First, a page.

For Immediate Release:
Wednesday, July 9, 2003,
10:00 a.m.

Frank Conte, Communications
617-573-8050; 8750

BHI Report Card Grades the Governor

Gov. Romney earns a B+ for his first budget. Needs improvement in limiting the size of state government.

BOSTON – Having fended off pressure to raise taxes in the face of a much-heralded budget shortfall, Governor Romney is earning his grades. According to a report card devised by the Beacon Hill Institute at Suffolk University, Romney deserves a solid B+ overall for his performance.

“Considering what he was up against, he did a pretty good job,” says David G. Tuerck, Executive Director of the Beacon Hill Institute and chairman of the economics department at Suffolk University. “We like to give out grades, and judging from our criteria, Governor Romney understands the principles of good budgeting.”

The institute graded Romney according to five principles of effective budgeting: neutrality, equity, efficiency, responsibility and limiting government. These principles and his grade on each follows:


Avoiding taxes and expenditures that distort private choices and discourage economic activity.



Achieving fairness in taxes and expenditures; secure the social safety net.



Keeping the cost of government low; constraining unit costs.



Balancing the budget.


Limiting Government

Achieving the proper balance between the needs of the public sector and those of the private sector.


The Governor has met most of the expectations on which he campaigned last year. Despite protests, the Governor’s budget is more than fair to the poor; it increases spending on Medicaid by 10.5%. In meeting the test of responsibility, the governor has also used his veto pen wisely making sure that spending did not exceed revenues. With regard to efficiency, the governor set out to close the FY 2004 budget gap with some success although he failed to convince the legislature to accept his consolidation of the Massachusetts Turnpike Authority and the Mass. Highway Department.

It is only in the area of achieving fiscal “balance,” that the Governor gets a low grade. There are a number of reasons to believe that voters want a state government that takes a smaller share of the economic pie. Governor Romney comes up short, in part, because he has bought into the idea of a “structural deficit” that makes any shrinkage in government politically impossible.

The FY 2003 budget ended with a small surplus and the FY 2004 will be balanced at $23 billion. But we have heard and will continue to hear opinion leaders expressing worries about multi-billion-dollar structural deficit, defined as the difference between the revenues available to government and the revenues government needs to maintain services. Implicit in the expression of these worries is the supposition that government is powerless to reduce the unit cost of providing services and therefore that the only remaining recourse is to raise taxes.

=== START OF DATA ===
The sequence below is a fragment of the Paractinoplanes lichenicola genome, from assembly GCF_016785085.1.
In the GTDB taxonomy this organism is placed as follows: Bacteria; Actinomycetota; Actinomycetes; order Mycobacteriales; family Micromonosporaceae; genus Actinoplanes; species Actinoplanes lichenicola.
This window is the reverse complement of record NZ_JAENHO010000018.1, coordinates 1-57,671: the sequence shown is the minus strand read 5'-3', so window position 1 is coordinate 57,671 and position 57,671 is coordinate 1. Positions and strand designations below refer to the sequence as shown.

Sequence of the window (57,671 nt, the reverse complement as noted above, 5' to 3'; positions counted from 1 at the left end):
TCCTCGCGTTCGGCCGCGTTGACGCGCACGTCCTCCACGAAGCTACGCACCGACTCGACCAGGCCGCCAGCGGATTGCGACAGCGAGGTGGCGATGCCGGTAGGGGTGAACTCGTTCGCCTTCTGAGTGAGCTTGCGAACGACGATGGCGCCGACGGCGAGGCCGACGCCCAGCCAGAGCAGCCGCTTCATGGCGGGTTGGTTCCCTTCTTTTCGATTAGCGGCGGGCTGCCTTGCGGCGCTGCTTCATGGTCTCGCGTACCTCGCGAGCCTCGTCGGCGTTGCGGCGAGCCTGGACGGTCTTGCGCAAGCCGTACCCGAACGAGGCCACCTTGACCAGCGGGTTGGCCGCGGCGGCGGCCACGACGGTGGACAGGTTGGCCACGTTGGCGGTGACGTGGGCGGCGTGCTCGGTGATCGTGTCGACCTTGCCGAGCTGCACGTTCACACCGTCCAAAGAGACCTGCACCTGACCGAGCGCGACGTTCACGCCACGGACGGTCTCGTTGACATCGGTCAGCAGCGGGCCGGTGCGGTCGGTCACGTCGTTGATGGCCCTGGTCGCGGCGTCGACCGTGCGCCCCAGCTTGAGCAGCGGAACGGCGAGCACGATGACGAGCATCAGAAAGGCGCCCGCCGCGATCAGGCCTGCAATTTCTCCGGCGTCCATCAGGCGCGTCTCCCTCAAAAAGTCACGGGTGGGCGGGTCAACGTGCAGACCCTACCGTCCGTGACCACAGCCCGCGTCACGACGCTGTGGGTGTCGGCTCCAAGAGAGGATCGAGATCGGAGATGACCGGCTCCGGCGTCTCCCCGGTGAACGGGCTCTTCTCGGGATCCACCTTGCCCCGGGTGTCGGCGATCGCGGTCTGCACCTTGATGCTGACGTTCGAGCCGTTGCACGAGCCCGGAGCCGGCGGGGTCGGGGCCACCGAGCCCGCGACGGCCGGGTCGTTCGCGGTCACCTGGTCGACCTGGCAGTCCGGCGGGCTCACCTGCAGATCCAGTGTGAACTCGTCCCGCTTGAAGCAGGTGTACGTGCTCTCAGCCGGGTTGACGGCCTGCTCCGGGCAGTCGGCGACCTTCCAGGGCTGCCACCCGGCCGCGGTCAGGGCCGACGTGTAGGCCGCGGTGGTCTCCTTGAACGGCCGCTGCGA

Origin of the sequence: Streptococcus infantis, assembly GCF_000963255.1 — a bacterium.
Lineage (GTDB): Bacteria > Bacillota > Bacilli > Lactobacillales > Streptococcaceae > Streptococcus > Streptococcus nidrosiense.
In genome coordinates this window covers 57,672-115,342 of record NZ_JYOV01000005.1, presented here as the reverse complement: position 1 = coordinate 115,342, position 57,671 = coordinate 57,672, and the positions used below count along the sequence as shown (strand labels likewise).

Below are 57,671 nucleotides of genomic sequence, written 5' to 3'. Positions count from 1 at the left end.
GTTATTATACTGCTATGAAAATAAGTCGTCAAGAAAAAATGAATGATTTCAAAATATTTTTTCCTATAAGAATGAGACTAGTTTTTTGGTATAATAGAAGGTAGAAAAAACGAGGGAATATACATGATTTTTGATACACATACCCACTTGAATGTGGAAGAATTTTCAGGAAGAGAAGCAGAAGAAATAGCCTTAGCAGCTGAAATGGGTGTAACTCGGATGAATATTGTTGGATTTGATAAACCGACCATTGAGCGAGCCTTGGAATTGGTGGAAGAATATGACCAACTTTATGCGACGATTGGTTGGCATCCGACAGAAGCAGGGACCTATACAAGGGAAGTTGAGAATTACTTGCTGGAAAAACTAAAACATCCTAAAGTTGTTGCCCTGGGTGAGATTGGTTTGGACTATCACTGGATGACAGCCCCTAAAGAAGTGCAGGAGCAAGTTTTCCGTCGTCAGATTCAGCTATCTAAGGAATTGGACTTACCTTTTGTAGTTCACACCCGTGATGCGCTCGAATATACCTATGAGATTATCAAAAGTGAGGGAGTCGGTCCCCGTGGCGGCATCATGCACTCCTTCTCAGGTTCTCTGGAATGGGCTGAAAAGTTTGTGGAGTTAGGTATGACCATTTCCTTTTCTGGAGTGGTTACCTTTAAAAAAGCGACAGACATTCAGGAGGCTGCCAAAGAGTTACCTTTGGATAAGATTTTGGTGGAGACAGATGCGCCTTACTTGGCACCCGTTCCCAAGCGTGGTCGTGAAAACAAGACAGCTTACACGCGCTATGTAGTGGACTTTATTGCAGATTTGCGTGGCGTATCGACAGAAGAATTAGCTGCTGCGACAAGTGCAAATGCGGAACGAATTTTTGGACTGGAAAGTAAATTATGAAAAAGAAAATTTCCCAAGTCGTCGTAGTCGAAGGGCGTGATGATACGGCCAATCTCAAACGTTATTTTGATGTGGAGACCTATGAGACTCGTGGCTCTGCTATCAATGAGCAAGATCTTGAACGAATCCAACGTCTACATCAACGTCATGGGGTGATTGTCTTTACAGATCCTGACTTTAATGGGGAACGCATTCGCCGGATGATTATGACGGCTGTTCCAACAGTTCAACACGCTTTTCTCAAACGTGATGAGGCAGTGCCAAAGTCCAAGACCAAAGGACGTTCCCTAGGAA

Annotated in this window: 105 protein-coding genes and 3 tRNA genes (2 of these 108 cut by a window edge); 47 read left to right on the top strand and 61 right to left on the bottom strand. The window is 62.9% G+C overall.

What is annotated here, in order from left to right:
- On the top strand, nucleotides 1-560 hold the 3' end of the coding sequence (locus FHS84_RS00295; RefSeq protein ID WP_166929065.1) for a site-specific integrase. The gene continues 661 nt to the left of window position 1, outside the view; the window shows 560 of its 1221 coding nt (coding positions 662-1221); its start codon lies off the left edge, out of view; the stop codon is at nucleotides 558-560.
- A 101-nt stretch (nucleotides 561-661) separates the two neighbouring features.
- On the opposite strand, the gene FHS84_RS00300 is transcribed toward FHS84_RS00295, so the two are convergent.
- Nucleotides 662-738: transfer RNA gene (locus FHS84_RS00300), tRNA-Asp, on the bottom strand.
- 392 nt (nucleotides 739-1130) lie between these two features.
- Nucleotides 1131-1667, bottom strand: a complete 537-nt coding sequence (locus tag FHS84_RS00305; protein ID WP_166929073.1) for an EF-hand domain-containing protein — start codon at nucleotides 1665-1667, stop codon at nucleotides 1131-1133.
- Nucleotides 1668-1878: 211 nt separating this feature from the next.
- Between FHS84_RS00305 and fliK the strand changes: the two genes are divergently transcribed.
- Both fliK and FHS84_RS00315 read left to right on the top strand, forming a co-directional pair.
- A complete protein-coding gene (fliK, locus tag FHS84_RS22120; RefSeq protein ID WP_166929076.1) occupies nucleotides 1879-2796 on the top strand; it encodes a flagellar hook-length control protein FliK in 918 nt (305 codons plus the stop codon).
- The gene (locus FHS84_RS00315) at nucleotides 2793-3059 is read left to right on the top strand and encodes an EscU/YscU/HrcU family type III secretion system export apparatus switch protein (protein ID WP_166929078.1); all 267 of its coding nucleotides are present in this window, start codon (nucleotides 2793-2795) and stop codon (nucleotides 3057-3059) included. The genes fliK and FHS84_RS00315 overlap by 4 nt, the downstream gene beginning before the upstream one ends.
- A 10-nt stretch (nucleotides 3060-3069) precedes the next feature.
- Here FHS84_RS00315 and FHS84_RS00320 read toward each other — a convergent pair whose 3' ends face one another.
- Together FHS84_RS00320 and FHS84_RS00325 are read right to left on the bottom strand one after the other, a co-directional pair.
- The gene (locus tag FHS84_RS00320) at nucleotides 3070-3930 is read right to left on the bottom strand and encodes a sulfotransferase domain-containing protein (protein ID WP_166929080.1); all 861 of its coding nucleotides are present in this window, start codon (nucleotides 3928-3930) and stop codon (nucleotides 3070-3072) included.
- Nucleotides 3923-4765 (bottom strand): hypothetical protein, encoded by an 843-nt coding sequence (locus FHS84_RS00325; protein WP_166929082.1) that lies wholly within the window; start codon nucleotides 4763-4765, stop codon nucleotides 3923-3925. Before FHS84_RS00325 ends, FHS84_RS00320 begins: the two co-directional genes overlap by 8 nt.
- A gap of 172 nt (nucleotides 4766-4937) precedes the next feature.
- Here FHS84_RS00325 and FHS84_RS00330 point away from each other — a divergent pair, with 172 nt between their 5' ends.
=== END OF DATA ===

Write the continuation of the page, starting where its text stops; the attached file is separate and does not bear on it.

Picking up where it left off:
Unlike a consumer who walks into a grocery store with less money to spend, government has a lot of control over what it pays for things,” notes Tuerck. “If government has the capacity to get what it buys at lower prices, then it doesn’t have to shrink the services it delivers even if the amount of money it brings in temporarily levels off or falls.”

The BHI report calls for bold steps in reducing unit costs: Reducing Education Reform Act money would be one such step. Others would be repealing the Pacheco anti-privatization law, eliminating costly police details and the Quinn Bill as well as scrapping project labor agreements for school construction. The MBTA is another budget item in need of reform.

"We can’t fault the governor for having a legislature that makes such reforms a daunting challenge,” says Tuerck. “But we can fault him for buying into the idea of a structural deficit that makes it impossible for him to make any meaningful dent in the size of government.”

The report card can be found on BHI’s web site at



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